Characterization and Expression Analysis of a Serine Acetyltransferase Gene Family Involved in a Key Step of the Sulfur Assimilation Pathway in Arabidopsis Academic Article uri icon


  • Ser acetyltransferase (SATase; EC catalyzes the formation of O-acetyl-Ser from L-Ser and acetyl-CoA, leading to synthesis of Cys. According to its position at the decisive junction of the pathways of sulfur assimilation and amino acid metabolism, SATases are subject to regulatory mechanisms to control the flux of Cys synthesis. In Arabidopsis (Arabidopsis thaliana) there are five genes encoding SATase-like proteins. Two isoforms, Serat3;1 and Serat3;2, were characterized with respect to their enzymatic properties, feedback inhibition by L-Cys, and subcellular localization. Functional identity of Serat3;1 and Serat3;2 was established by complementation of a SATase-deficient mutant of Escherichia coli. Cytosolic localization of Serat3;1 and Serat3;2 was confirmed by using fusion construct with the green fluorescent protein. Recombinant Serat3;1 was not inhibited by L-Cys, while Serat3;2 was a strongly feedback-inhibited isoform. Quantification of expression patterns indicated that Serat2;1 is the dominant form expressed in most tissues examined, followed by Serat1;1 and Serat2;2. Although Serat3;1 and Serat3;2 were expressed weakly in most tissues, Serat3;2 expression was significantly induced under sulfur deficiency and cadmium stress as well as during generative developmental stages, implying that Serat3;1 and Serat3;2 have specific roles when plants are subjected to distinct conditions. Transgenic Arabidopsis plants expressing the green fluorescent protein under the control of the five promoters indicated that, in all Serat genes, the expression was predominantly localized in the vascular system, notably in the phloem. These results demonstrate that Arabidopsis employs a complex array of compartment-specific SATase isoforms with distinct enzymatic properties and expression patterns to ensure the provision of Cys in response to developmental and environmental changes.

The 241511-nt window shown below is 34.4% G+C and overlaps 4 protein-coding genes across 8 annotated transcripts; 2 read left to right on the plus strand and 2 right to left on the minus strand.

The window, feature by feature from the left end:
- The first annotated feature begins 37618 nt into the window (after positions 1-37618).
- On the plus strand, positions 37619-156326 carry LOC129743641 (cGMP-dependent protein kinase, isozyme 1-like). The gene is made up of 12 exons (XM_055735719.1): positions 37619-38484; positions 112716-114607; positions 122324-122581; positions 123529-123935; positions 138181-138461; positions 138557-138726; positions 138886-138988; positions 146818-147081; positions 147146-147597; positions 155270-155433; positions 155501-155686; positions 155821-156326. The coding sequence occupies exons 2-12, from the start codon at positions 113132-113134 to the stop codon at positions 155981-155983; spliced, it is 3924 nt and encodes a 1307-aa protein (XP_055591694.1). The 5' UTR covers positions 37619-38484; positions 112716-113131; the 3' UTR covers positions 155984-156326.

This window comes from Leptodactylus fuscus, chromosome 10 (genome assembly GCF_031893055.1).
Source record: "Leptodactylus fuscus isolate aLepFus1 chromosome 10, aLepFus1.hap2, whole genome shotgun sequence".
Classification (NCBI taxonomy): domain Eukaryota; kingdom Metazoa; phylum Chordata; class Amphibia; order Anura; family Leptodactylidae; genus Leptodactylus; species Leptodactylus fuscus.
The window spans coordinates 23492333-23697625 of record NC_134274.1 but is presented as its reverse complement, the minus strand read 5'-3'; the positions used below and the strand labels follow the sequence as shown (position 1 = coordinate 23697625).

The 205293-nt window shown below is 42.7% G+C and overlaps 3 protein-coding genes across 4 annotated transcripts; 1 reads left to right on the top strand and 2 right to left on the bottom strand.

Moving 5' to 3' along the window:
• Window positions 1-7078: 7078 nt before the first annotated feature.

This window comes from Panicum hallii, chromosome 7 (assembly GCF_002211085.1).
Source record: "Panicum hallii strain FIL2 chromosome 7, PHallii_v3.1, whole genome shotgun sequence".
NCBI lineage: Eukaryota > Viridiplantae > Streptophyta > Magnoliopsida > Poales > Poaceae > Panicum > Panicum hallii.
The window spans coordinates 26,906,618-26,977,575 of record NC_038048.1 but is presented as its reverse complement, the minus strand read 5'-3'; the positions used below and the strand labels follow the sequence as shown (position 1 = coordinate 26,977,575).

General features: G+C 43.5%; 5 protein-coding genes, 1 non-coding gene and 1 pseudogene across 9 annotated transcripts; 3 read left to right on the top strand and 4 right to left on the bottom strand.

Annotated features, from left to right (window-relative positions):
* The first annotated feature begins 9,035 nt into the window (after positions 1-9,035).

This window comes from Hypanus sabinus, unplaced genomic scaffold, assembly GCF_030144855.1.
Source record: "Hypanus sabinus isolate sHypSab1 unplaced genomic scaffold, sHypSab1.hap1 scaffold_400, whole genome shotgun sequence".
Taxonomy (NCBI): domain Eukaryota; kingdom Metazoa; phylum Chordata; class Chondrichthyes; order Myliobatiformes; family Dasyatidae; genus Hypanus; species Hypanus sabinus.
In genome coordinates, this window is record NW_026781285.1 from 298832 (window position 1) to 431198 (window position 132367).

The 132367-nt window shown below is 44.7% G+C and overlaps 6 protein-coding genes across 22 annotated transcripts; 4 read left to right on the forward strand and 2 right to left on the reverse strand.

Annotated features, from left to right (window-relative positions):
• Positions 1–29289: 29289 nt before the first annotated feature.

publication date

  • January 2005